There’s a new question on the tax forms this year:

How many Internet webpages or websites does your corporation earn income from?

Wasn’t very clear to me.

I list hosting and domain registration as separate expenses every year, but I have no direct revenue from the sale of “widgets” on the website (this blog excluded). I called Revenue Canada to clarify what they meant: do they want to see the websites I operate or just the ones I use to directly sell stuff? The answer was “List 0 (zero) website if you don’t sell anything off of them”.

Frankly, Revenue Canada is pretty nosy so I couldn’t believe it. I’ve sometimes called twice, three times with the same question, and each agent would have a different answer for me. The more elaborate answer was found at the Revenue Canada website. This is from their corporate return form but I assume it’s the same for partnerships/sole proprietorships:

You may earn income from your webpages or websites if:

  • you sell goods and/or services on your own pages or websites. You may have a shopping cart and process payment transactions yourself or through a third-party service;
  • your site doesn’t support transactions but your customers call, complete, and submit a form, or email you to make a purchase, order, booking, and others;
  • you sell goods and/or services on auction, marketplace, or similar websites operated by others; or
  • you earn income from advertising, income programs, or traffic your site generates. For example:
    • static advertisements you place on your site for other businesses
    • affiliate programs
    • advertising programs such as Google AdSense or Microsoft adCentre
    • other types of traffic programs.
  • Also file this schedule if you don’t have a website but you have created a profile or other page describing your business on blogs, auction, market place, or any other portal or directory websites from which you earn income.

Verdict: If you have an online profile for your business with a way to contact you, then yes, you must list the website(s).

Then there’s the next question:

What is the percentage of the corporation’s gross revenue generated from the Internet in comparison to the corporation’s total gross revenue?

This one you have to evaluate for yourself. Do you get most of your business via the website, referrals or some other way?


Kiyoko Fujimura
Buzzbuzzhome Corp.
February 12, 2010

You can’t read about Canadian real estate news right now without hearing the word bubble. While we’re still unsure whether or not a bubble is truly in our midst, Finance Minister Jim Flaherty is considering policy options to curb a bubble in the housing market. With Toronto housing prices up as much 19% (by some estimates) in one year, it seems like the market needs a readjustment.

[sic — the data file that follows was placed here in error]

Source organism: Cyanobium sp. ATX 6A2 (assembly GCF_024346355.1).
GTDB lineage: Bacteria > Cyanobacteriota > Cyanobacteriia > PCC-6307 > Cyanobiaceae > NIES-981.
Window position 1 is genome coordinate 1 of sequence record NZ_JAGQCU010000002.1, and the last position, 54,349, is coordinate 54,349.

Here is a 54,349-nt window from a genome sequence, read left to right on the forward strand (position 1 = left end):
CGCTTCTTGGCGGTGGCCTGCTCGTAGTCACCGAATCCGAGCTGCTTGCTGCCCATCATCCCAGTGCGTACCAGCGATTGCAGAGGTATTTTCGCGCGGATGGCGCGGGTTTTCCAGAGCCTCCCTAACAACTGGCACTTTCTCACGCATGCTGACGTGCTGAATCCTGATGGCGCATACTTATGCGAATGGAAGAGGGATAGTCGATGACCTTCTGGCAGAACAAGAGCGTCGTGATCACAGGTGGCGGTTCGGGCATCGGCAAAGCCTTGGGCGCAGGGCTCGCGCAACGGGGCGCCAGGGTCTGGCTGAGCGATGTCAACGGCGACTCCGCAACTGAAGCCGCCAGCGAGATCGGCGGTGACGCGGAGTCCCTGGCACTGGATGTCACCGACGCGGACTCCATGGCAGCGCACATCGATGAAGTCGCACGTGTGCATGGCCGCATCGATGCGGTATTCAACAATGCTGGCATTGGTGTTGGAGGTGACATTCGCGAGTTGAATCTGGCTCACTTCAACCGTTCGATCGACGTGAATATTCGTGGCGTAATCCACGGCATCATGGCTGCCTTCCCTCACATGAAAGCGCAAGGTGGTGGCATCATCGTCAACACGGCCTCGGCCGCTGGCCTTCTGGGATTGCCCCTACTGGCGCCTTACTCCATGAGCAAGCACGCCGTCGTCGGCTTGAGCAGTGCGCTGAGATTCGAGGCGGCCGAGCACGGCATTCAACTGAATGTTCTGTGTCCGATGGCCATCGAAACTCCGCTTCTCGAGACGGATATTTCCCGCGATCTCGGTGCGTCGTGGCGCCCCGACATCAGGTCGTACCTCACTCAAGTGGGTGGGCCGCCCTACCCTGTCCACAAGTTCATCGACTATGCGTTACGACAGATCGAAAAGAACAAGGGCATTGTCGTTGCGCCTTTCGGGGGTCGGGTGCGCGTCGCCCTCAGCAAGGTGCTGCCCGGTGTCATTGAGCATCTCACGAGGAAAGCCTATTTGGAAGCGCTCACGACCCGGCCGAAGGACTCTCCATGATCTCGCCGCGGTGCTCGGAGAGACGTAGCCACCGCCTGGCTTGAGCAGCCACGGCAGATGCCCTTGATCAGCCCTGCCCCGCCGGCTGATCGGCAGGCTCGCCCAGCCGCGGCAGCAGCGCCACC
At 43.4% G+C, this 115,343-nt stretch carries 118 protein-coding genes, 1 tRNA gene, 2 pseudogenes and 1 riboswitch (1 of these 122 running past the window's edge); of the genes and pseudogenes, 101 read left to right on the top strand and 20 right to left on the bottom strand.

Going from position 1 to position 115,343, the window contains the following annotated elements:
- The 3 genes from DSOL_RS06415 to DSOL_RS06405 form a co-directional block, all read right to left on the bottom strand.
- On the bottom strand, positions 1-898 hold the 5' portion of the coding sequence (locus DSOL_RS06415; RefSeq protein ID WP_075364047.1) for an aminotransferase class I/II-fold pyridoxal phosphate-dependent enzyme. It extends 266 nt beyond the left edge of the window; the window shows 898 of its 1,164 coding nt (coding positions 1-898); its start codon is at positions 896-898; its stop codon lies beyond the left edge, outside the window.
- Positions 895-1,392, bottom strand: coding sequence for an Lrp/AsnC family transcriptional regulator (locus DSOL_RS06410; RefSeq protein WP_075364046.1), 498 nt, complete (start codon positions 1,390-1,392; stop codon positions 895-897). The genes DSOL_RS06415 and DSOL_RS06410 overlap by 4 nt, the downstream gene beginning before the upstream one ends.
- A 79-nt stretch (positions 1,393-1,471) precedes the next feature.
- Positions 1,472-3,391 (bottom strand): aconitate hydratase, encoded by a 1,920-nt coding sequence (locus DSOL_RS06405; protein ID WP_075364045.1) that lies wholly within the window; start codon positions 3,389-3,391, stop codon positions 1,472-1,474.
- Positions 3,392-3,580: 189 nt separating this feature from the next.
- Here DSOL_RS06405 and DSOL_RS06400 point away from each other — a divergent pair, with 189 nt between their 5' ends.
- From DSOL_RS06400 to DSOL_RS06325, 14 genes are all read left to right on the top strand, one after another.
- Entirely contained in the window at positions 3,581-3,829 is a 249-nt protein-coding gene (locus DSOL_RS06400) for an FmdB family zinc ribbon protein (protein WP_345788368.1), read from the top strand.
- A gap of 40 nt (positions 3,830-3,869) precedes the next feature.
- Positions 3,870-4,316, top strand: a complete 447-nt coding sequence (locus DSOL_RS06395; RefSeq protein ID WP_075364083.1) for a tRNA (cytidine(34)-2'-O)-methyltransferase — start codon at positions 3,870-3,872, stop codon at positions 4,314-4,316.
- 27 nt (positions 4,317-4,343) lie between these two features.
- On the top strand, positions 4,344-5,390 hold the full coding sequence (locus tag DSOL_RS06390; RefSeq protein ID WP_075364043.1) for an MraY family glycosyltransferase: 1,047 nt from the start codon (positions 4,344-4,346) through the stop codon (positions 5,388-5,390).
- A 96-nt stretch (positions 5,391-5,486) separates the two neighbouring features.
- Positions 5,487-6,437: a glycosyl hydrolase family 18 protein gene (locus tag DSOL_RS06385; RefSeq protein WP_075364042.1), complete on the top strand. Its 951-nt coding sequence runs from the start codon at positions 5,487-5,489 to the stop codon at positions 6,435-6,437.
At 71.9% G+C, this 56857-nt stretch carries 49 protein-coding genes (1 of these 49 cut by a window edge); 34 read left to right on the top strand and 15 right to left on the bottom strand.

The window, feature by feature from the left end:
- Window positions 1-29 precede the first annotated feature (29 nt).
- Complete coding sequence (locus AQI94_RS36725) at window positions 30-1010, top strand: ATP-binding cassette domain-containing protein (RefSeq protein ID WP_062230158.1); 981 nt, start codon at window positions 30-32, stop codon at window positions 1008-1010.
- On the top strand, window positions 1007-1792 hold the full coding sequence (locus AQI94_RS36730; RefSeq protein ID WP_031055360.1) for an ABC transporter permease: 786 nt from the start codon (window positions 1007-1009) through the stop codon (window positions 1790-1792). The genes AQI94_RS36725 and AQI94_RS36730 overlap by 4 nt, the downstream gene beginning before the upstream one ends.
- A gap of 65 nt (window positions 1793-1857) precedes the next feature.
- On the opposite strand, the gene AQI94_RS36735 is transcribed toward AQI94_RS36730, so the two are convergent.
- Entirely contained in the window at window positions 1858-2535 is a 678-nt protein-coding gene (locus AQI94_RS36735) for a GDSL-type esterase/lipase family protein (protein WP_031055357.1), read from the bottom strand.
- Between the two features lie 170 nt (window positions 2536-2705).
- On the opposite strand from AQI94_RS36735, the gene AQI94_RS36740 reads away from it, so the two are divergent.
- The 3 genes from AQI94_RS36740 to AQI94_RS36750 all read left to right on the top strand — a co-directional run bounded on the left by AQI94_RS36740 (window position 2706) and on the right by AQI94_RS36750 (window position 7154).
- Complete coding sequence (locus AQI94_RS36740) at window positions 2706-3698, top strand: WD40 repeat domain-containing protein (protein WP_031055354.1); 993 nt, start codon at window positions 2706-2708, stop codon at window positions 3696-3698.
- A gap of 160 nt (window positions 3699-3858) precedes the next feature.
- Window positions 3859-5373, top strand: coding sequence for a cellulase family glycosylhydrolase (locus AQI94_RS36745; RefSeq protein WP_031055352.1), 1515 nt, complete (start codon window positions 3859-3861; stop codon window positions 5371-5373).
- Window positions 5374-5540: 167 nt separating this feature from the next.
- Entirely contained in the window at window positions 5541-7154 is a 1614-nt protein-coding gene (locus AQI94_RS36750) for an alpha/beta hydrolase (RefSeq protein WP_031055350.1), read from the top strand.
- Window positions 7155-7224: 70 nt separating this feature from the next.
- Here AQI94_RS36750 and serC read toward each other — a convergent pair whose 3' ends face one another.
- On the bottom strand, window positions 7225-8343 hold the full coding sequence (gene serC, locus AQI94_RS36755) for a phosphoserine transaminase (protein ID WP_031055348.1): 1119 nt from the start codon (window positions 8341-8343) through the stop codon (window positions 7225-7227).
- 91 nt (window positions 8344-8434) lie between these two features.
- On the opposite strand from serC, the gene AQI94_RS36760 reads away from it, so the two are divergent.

Under consideration are two policies. First, an increase in the minimum down payment. Second, a decrease in the maximum length of mortgages (amortization period). The larger down payment or the increase in monthly payments associated with a decrease in the amortization period would leave some potential buyers unable to purchase. This, in turn, should lead to an easing of demand and cooling prices.

Peter Aceto, head of ING, said:

“There are some concerns because of what’s going on with real estate, in terms of rapidly increased property values and the theory they’re being fuelled by very low interest rates, that a bubble is being created similar to what happened in the U.S.”

Interest rates have sat at record-low’s for a while now triggering what some are considering a bubble. For further analysis of this trend see my previous blog post here.


Given Flaherty’s track record (I, of course, mean the Income Trust debacle), he’s very much capable of doing something drastic.

I’ve been a nervous wreck trying to decide if it’s the time to sell our condo. Real estate agent promos tell me I should sell now!

Future potential negatives for the Canadian, and in particular Toronto, real estate are:

  • Property taxes in Toronto are set to increase soon.
  • Then we have that stupid HST this summer – instead of 5% people will be paying 13% on closing and legal fees. Not to mention a reduction in disposable income due to all these extra levies and taxes.